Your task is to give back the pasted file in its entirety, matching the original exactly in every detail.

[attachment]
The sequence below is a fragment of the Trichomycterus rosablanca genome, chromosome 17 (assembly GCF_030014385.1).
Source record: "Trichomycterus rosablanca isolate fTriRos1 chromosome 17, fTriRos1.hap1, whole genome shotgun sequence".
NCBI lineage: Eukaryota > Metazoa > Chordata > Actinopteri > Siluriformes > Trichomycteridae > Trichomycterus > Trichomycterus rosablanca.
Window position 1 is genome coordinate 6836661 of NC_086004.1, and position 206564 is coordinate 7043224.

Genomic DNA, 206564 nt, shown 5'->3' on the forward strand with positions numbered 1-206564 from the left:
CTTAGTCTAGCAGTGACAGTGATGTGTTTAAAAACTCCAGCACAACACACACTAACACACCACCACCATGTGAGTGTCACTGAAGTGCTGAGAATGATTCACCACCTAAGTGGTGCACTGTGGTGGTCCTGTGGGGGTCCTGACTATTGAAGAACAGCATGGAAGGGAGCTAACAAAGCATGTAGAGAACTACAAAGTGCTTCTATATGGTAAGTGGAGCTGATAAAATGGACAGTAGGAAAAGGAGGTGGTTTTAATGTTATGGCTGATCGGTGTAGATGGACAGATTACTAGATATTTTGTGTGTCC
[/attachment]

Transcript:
The sequence below is a fragment of the Trichomycterus rosablanca genome, chromosome 17 (assembly GCF_030014385.1).
Source record: "Trichomycterus rosablanca isolate fTriRos1 chromosome 17, fTriRos1.hap1, whole genome shotgun sequence".
NCBI lineage: Eukaryota > Metazoa > Chordata > Actinopteri > Siluriformes > Trichomycteridae > Trichomycterus > Trichomycterus rosablanca.
Window position 1 is genome coordinate 6836661 of NC_086004.1, and position 206564 is coordinate 7043224.

Genomic DNA, 206564 nt, shown 5'->3' on the forward strand with positions numbered 1-206564 from the left:
CTTAGTCTAGCAGTGACAGTGATGTGTTTAAAAACTCCAGCACAACACACACTAACACACCACCACCATGTGAGTGTCACTGAAGTGCTGAGAATGATTCACCACCTAAGTGGTGCACTGTGGTGGTCCTGTGGGGGTCCTGACTATTGAAGAACAGCATGGAAGGGAGCTAACAAAGCATGTAGAGAACTACAAAGTGCTTCTATATGGTAAGTGGAGCTGATAAAATGGACAGTAGGAAAAGGAGGTGGTTTTAATGTTATGGCTGATCGGTGTAGATGGACAGATTACTAGATATTTTGTGTGTCC